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West Stanly Players present “Daddy’s Dyin, Who’s Got the Will?”
May 9 @ 2:30 pm - 5:00 pm$10
Daddy’s Dyin’ takes place in the summer of 1986 in Lowake, Texas, and follows the adventures of the Turnover family as they try to settle their dying father’s affairs before he inevitably kicks the bucket. The problem is, that he has misplaced his will, and it is up to his four children to find it. Unfortunately, they are less concerned about the will, and more with bickering amongst themselves about who wronged whom in the past. All of this leads to a hilarious adventure that reminds us how special and difficult family can be.
In addition to the feature presentation, the WSP will also present short scenes from two other beloved classics from the past, 1972’s Picnic and 1992’s Steel Magnolias.
This year, in honor the Players 50th anniversary, they will pay tribute to a past production by presenting the hilarious Texas comedy, Daddy’s Dyin, Who’s Got the Will, originally performed in 1991. Although a live audience will be returning to the WSP theatre for first time since 2019, it will not be just business as usual. Gov. Cooper’s Executive order 204 allows theatres to reopen at 50% capacity while following Covid-19 guidelines.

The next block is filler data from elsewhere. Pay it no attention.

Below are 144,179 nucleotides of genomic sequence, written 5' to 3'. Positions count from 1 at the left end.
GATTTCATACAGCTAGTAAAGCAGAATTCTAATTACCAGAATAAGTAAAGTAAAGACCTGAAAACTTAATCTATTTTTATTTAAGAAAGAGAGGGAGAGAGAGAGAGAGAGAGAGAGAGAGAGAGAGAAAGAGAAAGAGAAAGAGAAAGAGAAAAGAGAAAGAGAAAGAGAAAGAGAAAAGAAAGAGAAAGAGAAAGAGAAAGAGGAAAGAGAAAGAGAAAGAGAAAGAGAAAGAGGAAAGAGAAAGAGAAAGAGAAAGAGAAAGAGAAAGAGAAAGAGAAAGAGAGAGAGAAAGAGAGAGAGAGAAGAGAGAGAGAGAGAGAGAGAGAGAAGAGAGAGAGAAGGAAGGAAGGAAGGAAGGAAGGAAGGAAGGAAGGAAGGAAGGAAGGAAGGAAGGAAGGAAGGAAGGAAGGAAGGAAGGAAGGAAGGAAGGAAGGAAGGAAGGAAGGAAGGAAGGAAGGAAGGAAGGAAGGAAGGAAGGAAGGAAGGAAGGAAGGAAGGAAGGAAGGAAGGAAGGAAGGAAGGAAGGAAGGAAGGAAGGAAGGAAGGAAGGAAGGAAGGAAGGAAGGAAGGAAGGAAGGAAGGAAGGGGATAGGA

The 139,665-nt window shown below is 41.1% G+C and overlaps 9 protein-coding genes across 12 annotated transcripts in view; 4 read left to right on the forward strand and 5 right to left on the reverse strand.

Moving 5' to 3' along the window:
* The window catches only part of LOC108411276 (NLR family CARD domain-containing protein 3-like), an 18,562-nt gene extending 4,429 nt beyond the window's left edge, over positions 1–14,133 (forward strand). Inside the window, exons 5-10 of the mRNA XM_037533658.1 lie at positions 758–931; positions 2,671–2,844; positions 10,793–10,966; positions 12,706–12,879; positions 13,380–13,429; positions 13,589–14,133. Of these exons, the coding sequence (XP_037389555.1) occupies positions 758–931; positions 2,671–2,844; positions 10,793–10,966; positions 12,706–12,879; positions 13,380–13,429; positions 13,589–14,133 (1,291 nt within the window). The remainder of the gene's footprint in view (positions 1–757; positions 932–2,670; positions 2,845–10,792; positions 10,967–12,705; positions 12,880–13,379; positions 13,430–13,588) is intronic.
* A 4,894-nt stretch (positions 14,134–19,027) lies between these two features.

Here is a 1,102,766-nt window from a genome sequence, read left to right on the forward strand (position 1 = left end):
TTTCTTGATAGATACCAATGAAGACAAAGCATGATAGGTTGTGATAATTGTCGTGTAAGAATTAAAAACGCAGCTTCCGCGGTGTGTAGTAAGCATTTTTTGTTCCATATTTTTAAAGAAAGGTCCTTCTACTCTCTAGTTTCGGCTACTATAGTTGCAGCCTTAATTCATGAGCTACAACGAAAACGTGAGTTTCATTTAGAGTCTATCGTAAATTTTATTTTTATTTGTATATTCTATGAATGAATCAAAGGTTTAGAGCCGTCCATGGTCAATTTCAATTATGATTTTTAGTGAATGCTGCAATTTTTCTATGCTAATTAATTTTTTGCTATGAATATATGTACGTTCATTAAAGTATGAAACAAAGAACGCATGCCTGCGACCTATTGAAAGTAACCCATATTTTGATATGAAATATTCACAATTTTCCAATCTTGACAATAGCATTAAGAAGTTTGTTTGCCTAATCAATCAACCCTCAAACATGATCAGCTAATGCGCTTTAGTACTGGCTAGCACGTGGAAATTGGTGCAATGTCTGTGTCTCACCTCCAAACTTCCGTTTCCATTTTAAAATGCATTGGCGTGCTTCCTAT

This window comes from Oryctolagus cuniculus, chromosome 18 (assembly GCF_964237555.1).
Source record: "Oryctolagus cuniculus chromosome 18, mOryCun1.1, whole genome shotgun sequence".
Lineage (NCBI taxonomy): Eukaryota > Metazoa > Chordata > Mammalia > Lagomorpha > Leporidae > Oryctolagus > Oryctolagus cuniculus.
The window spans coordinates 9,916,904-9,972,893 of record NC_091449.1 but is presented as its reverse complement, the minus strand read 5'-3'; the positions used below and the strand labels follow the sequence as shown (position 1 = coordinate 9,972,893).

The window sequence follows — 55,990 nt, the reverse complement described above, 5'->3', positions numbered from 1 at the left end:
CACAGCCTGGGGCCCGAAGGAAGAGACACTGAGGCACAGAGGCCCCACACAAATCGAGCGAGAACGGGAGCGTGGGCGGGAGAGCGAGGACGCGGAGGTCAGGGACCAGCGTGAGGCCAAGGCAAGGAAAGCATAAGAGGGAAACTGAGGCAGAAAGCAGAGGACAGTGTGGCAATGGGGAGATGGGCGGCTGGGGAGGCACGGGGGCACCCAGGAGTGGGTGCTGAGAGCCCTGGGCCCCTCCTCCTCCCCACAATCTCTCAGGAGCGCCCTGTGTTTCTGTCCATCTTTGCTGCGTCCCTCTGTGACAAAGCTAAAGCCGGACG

“I am very excited for my students to return to the stage for a live audience and I am also incredibly thankful to Dr. Dennis and the SCS School Board for giving my seniors this opportunity,” says Wes Tucker, long-time director of the WSP. “Things may look a little different this year than in the past put the hard-work and professionalism that has been associated with the WSP for 50 years has not changed.”
One of the major changes for this show is that all performers and audience members will be wearing masks. In addition, to help with social distancing, every other row will be blocked off. This will keep audience members six feet apart as well as reducing the theatre to 50% occupancy.
“The students have been working diligently using their voices and eyes to overcome the obstacle of performing with masks,” says Tucker. “The safety of our audience and students is our number one concern.”